Tesla founder Elon Musk has fallen victim to another round of Bitcoin impersonation scams, this time from hacked verified accounts, as pressure mounts on Twitter to do something about fraudsters on the platform.
The entrepreneur is just the latest in a long line of prominent businesspeople to become the subject of Bitcoin trading scams, with Australian entrepreneurs Janine Allis and Steve Baxter also falling victim earlier this year.
Cryptocurrency fraudsters are hacking verified Twitter accounts, changing their names to something that resembles Elon Musk (think E1on Musk or E|on Musk) and promoting tweets for Bitcoin giveaways.
The Twitter accounts of British retailer Matalan and film distributor Pathe UK have been repurposed for the scam in recent days.
While the handle itself isn’t Musk’s, concern has been raised the presence of the verified tick may fool some users.
Clicking the link reportedly sends users to a page where they’re asked to pay Bitcoins in advance for the promise of a larger Bitcoin reward.
Other hacked accounts replied to the promoted tweets in an attempt to lend them further credibility.
The Pathé UK twitter account and a whole bunch of other verified accounts have been taken over to spin a bitcoin scam.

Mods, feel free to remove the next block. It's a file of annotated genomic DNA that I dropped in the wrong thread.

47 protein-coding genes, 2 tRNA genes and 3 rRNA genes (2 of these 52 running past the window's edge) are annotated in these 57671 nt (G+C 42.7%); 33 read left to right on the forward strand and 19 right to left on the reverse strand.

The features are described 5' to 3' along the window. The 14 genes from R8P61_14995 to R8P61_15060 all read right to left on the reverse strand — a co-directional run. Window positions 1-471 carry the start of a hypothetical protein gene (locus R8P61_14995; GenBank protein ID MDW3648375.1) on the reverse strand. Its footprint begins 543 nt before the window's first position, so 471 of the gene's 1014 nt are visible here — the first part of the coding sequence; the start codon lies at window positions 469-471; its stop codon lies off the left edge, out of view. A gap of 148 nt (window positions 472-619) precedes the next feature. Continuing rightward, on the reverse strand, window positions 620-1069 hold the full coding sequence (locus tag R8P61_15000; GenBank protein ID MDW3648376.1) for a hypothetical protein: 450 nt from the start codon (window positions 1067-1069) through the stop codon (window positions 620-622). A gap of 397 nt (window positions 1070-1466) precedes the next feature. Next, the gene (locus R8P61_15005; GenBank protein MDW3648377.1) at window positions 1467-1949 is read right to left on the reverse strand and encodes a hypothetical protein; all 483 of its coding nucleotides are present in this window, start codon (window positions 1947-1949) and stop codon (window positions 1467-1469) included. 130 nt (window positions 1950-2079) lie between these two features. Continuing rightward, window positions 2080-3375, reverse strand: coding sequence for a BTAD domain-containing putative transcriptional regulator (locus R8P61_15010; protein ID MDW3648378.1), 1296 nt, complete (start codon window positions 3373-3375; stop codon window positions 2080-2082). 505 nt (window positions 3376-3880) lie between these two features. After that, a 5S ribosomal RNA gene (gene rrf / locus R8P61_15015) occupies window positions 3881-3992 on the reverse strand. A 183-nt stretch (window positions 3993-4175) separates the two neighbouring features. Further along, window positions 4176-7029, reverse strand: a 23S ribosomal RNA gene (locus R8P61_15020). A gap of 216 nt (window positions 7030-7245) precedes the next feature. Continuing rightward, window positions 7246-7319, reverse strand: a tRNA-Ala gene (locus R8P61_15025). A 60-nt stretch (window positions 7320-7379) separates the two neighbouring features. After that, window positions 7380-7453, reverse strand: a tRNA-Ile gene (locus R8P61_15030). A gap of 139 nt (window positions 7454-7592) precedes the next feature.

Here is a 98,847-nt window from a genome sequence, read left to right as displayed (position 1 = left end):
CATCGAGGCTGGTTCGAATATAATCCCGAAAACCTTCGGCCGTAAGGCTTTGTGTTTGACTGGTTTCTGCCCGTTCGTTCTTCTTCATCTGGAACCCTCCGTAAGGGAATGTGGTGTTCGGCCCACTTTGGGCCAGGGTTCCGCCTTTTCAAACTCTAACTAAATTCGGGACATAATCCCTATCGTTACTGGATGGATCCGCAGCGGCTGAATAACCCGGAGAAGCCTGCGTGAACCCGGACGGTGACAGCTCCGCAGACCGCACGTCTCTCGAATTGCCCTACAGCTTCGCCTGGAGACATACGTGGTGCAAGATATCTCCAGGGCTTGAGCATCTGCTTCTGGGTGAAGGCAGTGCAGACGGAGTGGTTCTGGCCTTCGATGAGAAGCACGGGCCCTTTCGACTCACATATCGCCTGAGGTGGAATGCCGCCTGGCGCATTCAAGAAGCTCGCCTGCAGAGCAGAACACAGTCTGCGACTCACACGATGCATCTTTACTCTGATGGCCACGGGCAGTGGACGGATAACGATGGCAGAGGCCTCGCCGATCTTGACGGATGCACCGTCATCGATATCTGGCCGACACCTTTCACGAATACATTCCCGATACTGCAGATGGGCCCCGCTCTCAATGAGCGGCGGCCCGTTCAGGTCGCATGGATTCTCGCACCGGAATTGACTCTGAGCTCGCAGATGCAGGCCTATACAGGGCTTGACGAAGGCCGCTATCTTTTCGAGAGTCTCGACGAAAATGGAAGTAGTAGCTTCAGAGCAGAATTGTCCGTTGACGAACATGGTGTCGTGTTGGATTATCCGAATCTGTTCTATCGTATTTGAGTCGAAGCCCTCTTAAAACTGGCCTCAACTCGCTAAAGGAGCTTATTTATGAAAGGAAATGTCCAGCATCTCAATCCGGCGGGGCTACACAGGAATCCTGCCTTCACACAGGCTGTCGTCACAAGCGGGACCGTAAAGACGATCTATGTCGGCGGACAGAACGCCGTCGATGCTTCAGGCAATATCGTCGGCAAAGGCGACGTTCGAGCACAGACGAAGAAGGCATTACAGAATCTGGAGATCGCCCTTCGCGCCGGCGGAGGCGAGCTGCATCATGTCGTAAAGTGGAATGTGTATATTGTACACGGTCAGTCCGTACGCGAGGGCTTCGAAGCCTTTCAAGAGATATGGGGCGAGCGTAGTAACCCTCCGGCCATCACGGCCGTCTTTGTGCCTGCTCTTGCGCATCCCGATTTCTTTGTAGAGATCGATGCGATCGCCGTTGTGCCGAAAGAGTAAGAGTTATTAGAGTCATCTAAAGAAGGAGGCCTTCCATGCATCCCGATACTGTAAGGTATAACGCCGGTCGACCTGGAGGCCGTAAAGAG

If only the “new tweet” button were bigger scams like this wouldn’t be visible.
— Chris Hanney (@HanneyChris) 5 November 2018
It’s not the first time Musk has been a victim of a Bitcoin trading scam, earlier this year Musk said he alerted Twitter chief executive Jack Dorsey to the fake ad issue after a user asked him about all the spam.
Twitter declined to provide comment on specific cases on Tuesday, but in February told Buzzfeed it was aware of the “manipulation”.
Back in July Twitter said it was cracking down on the fake accounts, focusing on Musk impersonators.
That doesn’t seem to have stamped out the behaviour though, clearly.
Not sure. I let @jack know, but it’s still going. I literally own zero cryptocurrency, apart from .25 BTC that a friend sent me many years ago.
— Elon Musk (@elonmusk) 22 February 2018
Local entrepreneurs haven’t escaped the scams either. Earlier this year an Australian version of the scam surfaced using the images of Shark Tank judges Steve Baxter and Janine Allis.
Baxter posted a fake news article to Twitter in March titled “The Biggest Deal in Shark Tank History, That Can Make YOU Rich In Just 7 Days! (Seriously)” to raise awareness about the scam.